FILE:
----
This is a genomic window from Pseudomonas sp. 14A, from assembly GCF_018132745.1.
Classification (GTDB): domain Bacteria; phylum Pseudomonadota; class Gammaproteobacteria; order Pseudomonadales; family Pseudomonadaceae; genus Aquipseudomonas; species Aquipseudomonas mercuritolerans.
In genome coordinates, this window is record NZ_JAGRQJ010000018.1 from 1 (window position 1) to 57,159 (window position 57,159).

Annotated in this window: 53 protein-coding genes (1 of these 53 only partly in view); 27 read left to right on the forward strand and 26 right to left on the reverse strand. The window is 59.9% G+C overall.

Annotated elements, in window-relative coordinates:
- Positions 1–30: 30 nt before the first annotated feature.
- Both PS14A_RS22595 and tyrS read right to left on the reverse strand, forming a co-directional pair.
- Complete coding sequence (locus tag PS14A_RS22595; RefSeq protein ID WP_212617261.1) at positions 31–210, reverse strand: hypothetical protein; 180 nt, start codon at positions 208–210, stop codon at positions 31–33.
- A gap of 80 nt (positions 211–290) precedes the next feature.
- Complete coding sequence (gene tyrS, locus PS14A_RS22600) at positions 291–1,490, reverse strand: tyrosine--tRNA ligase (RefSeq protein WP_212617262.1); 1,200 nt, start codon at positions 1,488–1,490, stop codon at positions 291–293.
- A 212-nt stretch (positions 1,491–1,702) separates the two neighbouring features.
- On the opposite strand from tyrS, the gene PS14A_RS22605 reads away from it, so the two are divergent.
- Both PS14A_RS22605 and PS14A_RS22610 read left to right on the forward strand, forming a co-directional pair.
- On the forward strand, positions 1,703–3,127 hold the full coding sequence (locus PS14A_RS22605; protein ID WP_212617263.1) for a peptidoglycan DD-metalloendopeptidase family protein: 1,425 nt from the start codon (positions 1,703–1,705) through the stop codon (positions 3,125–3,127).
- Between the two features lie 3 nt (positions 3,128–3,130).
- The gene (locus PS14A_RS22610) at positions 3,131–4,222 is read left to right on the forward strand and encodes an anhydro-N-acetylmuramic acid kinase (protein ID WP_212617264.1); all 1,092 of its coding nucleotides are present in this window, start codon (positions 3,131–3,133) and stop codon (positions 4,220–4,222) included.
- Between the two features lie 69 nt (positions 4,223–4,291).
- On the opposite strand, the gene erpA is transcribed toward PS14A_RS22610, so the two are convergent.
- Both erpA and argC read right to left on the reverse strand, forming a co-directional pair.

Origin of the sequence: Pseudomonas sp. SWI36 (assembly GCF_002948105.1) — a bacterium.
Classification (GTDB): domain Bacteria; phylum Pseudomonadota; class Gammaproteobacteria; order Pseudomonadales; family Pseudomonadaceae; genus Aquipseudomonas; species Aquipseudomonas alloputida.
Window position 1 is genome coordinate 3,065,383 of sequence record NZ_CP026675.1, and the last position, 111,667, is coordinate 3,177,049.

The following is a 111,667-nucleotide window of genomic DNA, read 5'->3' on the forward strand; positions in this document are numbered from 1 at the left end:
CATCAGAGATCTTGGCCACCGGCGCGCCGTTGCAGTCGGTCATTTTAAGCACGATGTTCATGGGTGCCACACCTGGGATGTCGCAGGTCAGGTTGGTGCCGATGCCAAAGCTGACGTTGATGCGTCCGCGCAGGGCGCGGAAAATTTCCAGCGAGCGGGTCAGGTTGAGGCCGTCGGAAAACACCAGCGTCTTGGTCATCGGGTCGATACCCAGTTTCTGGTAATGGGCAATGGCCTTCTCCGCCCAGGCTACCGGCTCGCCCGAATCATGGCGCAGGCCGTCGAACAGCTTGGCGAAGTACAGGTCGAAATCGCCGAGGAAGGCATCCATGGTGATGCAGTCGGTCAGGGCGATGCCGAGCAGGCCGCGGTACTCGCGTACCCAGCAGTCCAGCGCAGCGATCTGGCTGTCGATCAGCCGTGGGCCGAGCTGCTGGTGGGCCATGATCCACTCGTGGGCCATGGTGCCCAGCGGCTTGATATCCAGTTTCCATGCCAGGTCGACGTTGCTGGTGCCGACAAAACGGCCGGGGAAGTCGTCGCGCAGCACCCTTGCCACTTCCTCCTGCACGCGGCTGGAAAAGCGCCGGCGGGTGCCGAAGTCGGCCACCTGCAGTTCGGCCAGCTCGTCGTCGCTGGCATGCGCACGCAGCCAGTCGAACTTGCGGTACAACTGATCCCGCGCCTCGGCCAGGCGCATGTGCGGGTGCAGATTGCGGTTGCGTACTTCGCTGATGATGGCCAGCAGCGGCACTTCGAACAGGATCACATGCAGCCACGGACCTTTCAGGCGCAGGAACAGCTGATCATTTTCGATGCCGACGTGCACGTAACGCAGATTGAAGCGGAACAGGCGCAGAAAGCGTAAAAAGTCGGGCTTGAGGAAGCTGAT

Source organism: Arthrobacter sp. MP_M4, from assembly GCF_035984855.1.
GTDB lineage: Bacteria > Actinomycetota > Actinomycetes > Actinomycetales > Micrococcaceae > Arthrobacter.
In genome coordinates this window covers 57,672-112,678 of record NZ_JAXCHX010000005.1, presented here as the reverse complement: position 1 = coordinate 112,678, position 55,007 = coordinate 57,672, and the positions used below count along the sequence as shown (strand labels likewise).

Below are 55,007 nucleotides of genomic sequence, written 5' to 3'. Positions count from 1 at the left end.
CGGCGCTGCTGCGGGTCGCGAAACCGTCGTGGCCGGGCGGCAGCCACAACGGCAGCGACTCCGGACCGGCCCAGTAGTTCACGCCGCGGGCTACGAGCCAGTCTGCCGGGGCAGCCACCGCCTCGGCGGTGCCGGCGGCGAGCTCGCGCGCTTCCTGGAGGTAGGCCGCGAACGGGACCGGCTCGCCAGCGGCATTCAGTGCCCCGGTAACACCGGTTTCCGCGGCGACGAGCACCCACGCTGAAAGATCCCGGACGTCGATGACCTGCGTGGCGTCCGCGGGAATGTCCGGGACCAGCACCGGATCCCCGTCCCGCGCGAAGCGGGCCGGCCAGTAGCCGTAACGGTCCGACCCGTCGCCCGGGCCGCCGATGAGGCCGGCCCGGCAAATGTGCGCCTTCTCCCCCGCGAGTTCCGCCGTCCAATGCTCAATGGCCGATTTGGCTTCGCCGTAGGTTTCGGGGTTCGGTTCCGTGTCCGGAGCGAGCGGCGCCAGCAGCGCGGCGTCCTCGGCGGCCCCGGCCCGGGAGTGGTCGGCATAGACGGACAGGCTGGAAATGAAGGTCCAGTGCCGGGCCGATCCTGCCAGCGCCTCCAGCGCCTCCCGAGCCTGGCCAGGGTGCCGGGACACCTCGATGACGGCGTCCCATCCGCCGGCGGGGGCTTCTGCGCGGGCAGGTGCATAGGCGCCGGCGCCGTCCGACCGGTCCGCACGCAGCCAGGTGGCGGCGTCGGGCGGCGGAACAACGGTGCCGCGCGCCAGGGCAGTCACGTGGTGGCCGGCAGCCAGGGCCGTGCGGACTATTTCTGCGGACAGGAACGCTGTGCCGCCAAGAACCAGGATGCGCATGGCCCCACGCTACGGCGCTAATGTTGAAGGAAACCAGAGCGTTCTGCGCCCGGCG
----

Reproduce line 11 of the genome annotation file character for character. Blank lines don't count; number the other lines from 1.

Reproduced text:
- A 212-nt stretch (positions 1,491–1,702) separates the two neighbouring features.